sequestration perspective. At higher rates, of around 30%, dispersed interplanting (faidherbia) was the cheapest while woodlot
was the most expensive at around US$ 80 per tonne C.
One major drawback of using NPV to assess incomes and costeffectiveness is that, from an economic perspective, it assumes
all markets for inputs and outputs function perfectly. In reality,
markets are likely to be constrained or missing altogether, which
may have been the case with the labour market in the project area.
There are two implications of this. First, the price data used to estimate NPV may not reect the actual prices used in land-use decision making. Instead, farmers and landowners decisions may be
guided by internal, shadow prices, which are not directly observable. To understand this behaviour requires knowledge of market
and institutional constraints, whether in labour or land, or other
inputs to agro-forestry. In addition to the possibility of labour market constraints in the project area, there is also some evidence presented by Jindal (2010) of tenure insecurity and credit constraints
among households. Second, market prices may not reect social
values and hence, NPVs may not correctly evaluate the social desir-

B. Groom, C. Palmer / Biological Conservation 154 (2012) 4252


Table 2
The impact of the SLCP on household incomes. Source: Groom (2012).
Total SLCP
Crop + SLCP


Impact (ATT) of SLCP on per capita net

214.78** (84.07)
137.89 (94.46)
186.71** (40.82)
154.79** (39.55)


Impact (ATT) of SLCP on per capita net



336.48** (70.67)
10.65 (37.42)
16.84 (21.26)

Signicance at the 10% level.

Signicance at the 5% level.
Signicance at the 1% level.

ability of PES schemes. NPV measures should be treated with caution where a lack of data limits any attempt to correct for the use of
market prices.
3.2. Sloping Lands Conversion Programme, China
In 1998, severe oods wreaked havoc in the Yangtze River basin. In the previous year, severe droughts occurred in the Yellow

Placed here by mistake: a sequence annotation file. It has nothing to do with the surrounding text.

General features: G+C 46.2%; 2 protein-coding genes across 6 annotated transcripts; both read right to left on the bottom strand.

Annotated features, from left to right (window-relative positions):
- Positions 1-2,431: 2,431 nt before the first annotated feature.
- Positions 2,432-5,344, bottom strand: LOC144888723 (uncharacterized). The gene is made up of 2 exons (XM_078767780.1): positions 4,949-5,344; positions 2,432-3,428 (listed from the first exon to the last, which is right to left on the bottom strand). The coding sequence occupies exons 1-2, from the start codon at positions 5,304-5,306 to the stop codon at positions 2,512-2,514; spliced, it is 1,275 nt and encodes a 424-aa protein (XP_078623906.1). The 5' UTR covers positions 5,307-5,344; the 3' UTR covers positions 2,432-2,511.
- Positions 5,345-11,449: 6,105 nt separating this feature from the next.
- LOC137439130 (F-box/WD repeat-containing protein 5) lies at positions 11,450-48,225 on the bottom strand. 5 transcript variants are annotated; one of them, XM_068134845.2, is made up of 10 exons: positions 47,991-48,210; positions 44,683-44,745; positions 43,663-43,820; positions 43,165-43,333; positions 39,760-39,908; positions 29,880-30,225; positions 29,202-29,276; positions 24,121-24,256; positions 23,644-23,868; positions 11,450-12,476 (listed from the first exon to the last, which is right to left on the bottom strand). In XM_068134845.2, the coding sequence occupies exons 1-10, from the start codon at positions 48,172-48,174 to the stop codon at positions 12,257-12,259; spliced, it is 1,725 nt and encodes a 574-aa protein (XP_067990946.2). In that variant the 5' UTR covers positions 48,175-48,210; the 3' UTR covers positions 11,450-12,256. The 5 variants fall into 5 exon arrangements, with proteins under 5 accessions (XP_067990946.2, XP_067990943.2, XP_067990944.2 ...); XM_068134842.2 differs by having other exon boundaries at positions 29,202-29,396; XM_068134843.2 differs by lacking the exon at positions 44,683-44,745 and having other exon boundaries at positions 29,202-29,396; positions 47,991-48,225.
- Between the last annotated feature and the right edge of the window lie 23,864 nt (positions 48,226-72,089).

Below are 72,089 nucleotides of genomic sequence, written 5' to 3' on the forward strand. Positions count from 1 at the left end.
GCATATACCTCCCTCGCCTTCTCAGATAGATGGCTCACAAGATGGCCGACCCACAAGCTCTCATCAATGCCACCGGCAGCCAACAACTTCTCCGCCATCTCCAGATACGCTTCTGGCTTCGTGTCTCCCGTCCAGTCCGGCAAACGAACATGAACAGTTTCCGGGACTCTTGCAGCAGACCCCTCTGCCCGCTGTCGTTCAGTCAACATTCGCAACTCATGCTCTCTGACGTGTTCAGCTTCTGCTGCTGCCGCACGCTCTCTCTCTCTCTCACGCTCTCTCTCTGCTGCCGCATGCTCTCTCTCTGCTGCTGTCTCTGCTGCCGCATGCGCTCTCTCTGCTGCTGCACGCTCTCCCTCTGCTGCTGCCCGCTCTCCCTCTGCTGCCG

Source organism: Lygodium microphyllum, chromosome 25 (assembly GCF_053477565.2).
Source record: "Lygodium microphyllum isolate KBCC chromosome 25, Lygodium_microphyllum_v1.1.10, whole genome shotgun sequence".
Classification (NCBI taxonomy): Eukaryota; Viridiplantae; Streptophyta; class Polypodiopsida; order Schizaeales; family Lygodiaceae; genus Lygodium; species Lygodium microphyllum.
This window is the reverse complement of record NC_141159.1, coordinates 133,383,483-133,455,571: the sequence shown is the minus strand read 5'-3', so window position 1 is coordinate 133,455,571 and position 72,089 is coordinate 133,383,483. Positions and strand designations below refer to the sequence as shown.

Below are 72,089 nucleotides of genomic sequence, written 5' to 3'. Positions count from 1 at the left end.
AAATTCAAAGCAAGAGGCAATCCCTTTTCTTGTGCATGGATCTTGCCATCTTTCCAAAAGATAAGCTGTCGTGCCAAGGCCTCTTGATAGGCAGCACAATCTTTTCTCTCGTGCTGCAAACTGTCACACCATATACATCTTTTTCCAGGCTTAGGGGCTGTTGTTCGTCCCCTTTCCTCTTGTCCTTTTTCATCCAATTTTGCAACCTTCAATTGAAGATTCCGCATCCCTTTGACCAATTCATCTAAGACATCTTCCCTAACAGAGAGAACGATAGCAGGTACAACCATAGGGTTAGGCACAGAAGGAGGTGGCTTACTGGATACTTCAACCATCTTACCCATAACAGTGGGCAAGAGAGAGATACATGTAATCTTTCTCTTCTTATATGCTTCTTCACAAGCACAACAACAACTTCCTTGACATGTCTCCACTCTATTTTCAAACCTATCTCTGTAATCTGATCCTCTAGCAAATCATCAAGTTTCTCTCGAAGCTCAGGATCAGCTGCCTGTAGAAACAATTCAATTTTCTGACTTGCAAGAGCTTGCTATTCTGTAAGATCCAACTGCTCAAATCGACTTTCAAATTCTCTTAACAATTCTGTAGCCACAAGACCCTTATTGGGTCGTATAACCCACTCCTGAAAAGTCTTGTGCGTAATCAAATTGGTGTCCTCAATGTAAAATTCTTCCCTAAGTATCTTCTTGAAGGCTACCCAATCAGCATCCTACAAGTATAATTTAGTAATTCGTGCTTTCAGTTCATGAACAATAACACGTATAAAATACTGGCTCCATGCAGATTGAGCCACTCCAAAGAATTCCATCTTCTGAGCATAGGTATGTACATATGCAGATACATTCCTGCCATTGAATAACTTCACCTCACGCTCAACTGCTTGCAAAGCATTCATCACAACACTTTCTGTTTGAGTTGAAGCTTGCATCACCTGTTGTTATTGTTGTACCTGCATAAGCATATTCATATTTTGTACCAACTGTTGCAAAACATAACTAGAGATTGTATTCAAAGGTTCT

River basin. In each case the social cost of these environmental
disasters was enormous, including loss of life, lost agricultural output, and damage to sheries.13 Both disasters were at least partly
caused by deforestation in the upper reaches of the respective river
basins. In response, the Chinese government implemented the Sloping Lands Conversion Programme (SLCP). Beginning in 1999, it had
two main objectives. First, and primarily, to restore river basin/watershed-related ecosystem services by afforesting or reforesting currently cultivated highly-sloped land in the upper reaches of the
Yellow and Yangtze river basins. Second, the SLCP aimed to alleviate
rural poverty.
The environmental aims of the SLCP could only be achieved by
ensuring that extensive reforestation occurred. Initially, the proposed scope of the SLCP was to reforest 15 million hectares of
sloped land (Xu and Cao, 2002). By 2003, approximately 15 million
farmers had been enrolled in over 27,000 villages spread out over
20 provinces (ibid). In the rst two years of the SLCP, almost 1.2
million hectares of cultivated land was converted to forestland or
pasture while an additional one million hectares of barren land
was afforested. By 2005 over nine million hectares of cropland
had been retired (Bennett, 2008). Despite various problems in
implementation, the SLCP has been considered relatively successful in increasing forest cover and associated environmental services (Xu and Cao, 2002).
For participants of the SLCP, poverty was to be reduced via relatively generous compensation packages to households in exchange for reforestation of their cultivated land.14 Compensation
came in the form of cash, in-kind grain and occasionally tree-seedlings and technical assistance (Xu et al., 2004). By 2005 the total cost
of the SLCP was RMB50 billion (US$7.5bn). The compensation
scheme was initially planned to be temporary, lasting between ve
and eight years for participants.
3.2.1. The impacts of the Sloping Lands Conversion Programme
In order to alleviate poverty, participation in the SLCP would, at
the minimum, have to target the poor as participants to the programme. These participants would then have to be lifted out of
poverty as a consequence of their participation, i.e. from the compensation and assistance received for reforestation activities. Early
research concerning the implementation and targeting of the SLCP
In the Yangtze River, costs in the order of RMB7.8bn billion had already been
incurred in order to mitigate problems associated with ooding (CCICED, 2002).
In Purchasing Parity Power (PPP) terms the compensation offered to farmers was
more generous than that offered to participants of the Conservation Reserve
Programme (CRP) in the United States (Xu et al., 2004).

suggest that neither of these two requirements have necessarily

been satised despite the relatively generous compensation offered (e.g. Uchida et al., 2007; Xu and Cao, 2002).